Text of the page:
The Basics of a Medical Malpractice Claim
Our New York law firm, Strazzullo Law Firm, has been representing personal injury claims like medical malpractice, product defects, and car accidents since our beginning in 2001. The rules regarding medical malpractice lawsuits vary from state to state, but here are some general principles that each state abides by for medical malpractice cases.
The basic requirements for bringing a medical malpractice claim must include:
The existence of a doctor-patient relationship. This seems like an obvious stipulation, but you cannot sue a doctor who was not treating you. A physician-patient relationship means that you hired the doctor and the doctor agreed to be hired, and later began seeing you and treating you.
The doctor was negligent. In order to make a medical malpractice claim you must show that the doctor was negligent—not reasonably skillful and careful—in your diagnosis or treatment. Just because you are unhappy with your treatment or results, does not necessarily mean your doctor was negligent.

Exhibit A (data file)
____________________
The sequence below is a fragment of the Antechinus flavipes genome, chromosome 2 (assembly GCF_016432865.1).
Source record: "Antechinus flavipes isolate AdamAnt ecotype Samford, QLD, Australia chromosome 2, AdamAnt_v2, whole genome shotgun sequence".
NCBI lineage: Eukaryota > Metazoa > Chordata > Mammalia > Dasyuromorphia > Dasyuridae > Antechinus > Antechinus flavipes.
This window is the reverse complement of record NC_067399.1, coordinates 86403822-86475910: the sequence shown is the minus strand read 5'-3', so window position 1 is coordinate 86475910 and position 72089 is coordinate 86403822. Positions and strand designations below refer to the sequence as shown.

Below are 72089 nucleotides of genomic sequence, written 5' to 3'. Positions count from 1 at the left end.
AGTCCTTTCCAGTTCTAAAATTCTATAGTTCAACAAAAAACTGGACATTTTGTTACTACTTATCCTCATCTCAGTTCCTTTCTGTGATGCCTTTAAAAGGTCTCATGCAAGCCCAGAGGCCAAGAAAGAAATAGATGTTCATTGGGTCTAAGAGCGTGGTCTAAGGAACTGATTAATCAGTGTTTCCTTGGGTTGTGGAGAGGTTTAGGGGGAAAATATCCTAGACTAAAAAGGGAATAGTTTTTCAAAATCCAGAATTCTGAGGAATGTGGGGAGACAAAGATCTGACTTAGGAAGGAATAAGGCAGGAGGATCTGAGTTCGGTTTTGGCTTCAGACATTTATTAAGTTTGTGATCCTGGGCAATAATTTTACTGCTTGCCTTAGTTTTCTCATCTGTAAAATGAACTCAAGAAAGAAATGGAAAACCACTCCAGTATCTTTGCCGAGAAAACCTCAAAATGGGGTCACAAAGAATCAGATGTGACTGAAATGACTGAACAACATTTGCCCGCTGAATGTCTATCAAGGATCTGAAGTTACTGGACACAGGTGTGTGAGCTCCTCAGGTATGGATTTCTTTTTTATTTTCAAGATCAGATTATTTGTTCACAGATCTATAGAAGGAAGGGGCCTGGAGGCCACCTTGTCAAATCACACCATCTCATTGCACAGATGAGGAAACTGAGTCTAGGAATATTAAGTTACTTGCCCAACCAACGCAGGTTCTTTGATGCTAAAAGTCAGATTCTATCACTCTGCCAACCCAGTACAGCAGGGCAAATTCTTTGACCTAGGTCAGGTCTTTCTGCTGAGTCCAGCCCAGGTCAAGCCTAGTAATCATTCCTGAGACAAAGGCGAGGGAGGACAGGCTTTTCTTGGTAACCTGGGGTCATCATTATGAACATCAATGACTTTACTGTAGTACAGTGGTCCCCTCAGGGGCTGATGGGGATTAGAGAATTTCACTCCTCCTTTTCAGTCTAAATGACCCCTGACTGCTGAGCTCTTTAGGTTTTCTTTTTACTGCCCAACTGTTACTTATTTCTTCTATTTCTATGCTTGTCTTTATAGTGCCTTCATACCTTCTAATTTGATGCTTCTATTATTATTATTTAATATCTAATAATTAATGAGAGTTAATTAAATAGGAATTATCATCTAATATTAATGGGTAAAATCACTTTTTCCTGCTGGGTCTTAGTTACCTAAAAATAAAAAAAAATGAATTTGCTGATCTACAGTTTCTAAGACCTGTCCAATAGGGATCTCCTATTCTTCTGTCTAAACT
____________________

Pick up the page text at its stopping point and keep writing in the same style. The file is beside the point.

The doctor’s negligence caused the injury. Because many medical malpractice cases involve patients that were already sick or injured, there is often a question of whether the doctor’s action caused more harm. For example, if a patient dies after treatment for lung cancer, and the doctor did do something negligent, it could be difficult to show that the doctor’s actions, rather than the already present cancer, caused the death. Usually, the patient must have a medical expert testify that the doctor was incompetent or insufficiently careful.
The injury led to specific damages. Even if it is clear that the doctor was negligent in some way, the patient cannot sue if he or she did not experience any harm due to the doctor’s negligence. Some examples of harm for the basis of a lawsuit could include:
- Physical pain
- Mental suffering
- Additional medical expenses, and
- Lost work or earning potential.